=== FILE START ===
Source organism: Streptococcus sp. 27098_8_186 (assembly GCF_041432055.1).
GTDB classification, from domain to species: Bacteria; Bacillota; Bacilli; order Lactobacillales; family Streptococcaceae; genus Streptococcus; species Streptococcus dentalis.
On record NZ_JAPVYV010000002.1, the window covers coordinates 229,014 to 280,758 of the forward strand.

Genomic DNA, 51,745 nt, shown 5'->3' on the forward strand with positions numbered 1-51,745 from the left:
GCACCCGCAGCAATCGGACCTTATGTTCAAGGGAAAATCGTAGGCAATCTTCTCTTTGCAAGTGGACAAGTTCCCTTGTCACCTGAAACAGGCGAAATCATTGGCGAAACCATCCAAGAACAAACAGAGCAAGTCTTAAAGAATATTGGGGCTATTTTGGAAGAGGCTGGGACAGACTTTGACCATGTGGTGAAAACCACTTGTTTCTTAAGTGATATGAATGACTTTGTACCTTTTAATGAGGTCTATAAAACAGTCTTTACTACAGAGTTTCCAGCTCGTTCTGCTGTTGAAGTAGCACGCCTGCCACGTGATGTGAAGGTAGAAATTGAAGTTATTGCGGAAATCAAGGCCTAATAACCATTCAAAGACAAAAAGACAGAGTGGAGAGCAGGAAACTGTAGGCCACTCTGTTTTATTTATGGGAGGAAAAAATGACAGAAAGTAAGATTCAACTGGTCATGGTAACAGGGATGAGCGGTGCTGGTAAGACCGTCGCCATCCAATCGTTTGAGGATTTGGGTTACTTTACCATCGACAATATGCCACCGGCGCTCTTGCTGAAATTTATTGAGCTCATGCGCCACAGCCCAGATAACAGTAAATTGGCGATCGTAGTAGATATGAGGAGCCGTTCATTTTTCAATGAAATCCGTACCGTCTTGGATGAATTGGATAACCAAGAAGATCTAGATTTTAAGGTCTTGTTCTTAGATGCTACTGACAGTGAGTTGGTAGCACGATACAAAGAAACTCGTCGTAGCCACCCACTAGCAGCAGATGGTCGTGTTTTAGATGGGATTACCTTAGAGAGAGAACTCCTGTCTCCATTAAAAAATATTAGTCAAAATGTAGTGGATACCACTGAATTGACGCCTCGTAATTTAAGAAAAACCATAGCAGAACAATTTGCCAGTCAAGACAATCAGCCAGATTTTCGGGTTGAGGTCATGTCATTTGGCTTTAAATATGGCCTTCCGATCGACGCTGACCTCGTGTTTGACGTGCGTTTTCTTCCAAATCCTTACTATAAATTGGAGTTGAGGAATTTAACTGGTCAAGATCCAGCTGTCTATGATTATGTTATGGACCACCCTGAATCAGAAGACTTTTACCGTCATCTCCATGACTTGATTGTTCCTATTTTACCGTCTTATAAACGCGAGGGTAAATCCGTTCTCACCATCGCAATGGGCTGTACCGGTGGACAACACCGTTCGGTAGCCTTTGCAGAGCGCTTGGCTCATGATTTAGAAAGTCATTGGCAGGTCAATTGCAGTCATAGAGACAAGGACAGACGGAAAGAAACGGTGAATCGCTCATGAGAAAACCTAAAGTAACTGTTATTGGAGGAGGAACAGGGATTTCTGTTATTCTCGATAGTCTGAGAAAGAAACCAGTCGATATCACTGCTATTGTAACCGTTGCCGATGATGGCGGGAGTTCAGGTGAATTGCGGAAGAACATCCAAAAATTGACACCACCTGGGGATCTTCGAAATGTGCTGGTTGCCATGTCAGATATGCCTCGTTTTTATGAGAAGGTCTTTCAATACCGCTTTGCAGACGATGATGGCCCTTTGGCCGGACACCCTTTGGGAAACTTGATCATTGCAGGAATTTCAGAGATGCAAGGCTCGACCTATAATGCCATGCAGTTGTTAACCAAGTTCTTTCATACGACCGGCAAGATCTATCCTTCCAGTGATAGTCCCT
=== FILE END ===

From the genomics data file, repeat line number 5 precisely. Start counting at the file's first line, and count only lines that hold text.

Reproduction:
GCACCCGCAGCAATCGGACCTTATGTTCAAGGGAAAATCGTAGGCAATCTTCTCTTTGCAAGTGGACAAGTTCCCTTGTCACCTGAAACAGGCGAAATCATTGGCGAAACCATCCAAGAACAAACAGAGCAAGTCTTAAAGAATATTGGGGCTATTTTGGAAGAGGCTGGGACAGACTTTGACCATGTGGTGAAAACCACTTGTTTCTTAAGTGATATGAATGACTTTGTACCTTTTAATGAGGTCTATAAAACAGTCTTTACTACAGAGTTTCCAGCTCGTTCTGCTGTTGAAGTAGCACGCCTGCCACGTGATGTGAAGGTAGAAATTGAAGTTATTGCGGAAATCAAGGCCTAATAACCATTCAAAGACAAAAAGACAGAGTGGAGAGCAGGAAACTGTAGGCCACTCTGTTTTATTTATGGGAGGAAAAAATGACAGAAAGTAAGATTCAACTGGTCATGGTAACAGGGATGAGCGGTGCTGGTAAGACCGTCGCCATCCAATCGTTTGAGGATTTGGGTTACTTTACCATCGACAATATGCCACCGGCGCTCTTGCTGAAATTTATTGAGCTCATGCGCCACAGCCCAGATAACAGTAAATTGGCGATCGTAGTAGATATGAGGAGCCGTTCATTTTTCAATGAAATCCGTACCGTCTTGGATGAATTGGATAACCAAGAAGATCTAGATTTTAAGGTCTTGTTCTTAGATGCTACTGACAGTGAGTTGGTAGCACGATACAAAGAAACTCGTCGTAGCCACCCACTAGCAGCAGATGGTCGTGTTTTAGATGGGATTACCTTAGAGAGAGAACTCCTGTCTCCATTAAAAAATATTAGTCAAAATGTAGTGGATACCACTGAATTGACGCCTCGTAATTTAAGAAAAACCATAGCAGAACAATTTGCCAGTCAAGACAATCAGCCAGATTTTCGGGTTGAGGTCATGTCATTTGGCTTTAAATATGGCCTTCCGATCGACGCTGACCTCGTGTTTGACGTGCGTTTTCTTCCAAATCCTTACTATAAATTGGAGTTGAGGAATTTAACTGGTCAAGATCCAGCTGTCTATGATTATGTTATGGACCACCCTGAATCAGAAGACTTTTACCGTCATCTCCATGACTTGATTGTTCCTATTTTACCGTCTTATAAACGCGAGGGTAAATCCGTTCTCACCATCGCAATGGGCTGTACCGGTGGACAACACCGTTCGGTAGCCTTTGCAGAGCGCTTGGCTCATGATTTAGAAAGTCATTGGCAGGTCAATTGCAGTCATAGAGACAAGGACAGACGGAAAGAAACGGTGAATCGCTCATGAGAAAACCTAAAGTAACTGTTATTGGAGGAGGAACAGGGATTTCTGTTATTCTCGATAGTCTGAGAAAGAAACCAGTCGATATCACTGCTATTGTAACCGTTGCCGATGATGGCGGGAGTTCAGGTGAATTGCGGAAGAACATCCAAAAATTGACACCACCTGGGGATCTTCGAAATGTGCTGGTTGCCATGTCAGATATGCCTCGTTTTTATGAGAAGGTCTTTCAATACCGCTTTGCAGACGATGATGGCCCTTTGGCCGGACACCCTTTGGGAAACTTGATCATTGCAGGAATTTCAGAGATGCAAGGCTCGACCTATAATGCCATGCAGTTGTTAACCAAGTTCTTTCATACGACCGGCAAGATCTATCCTTCCAGTGATAGTCCCT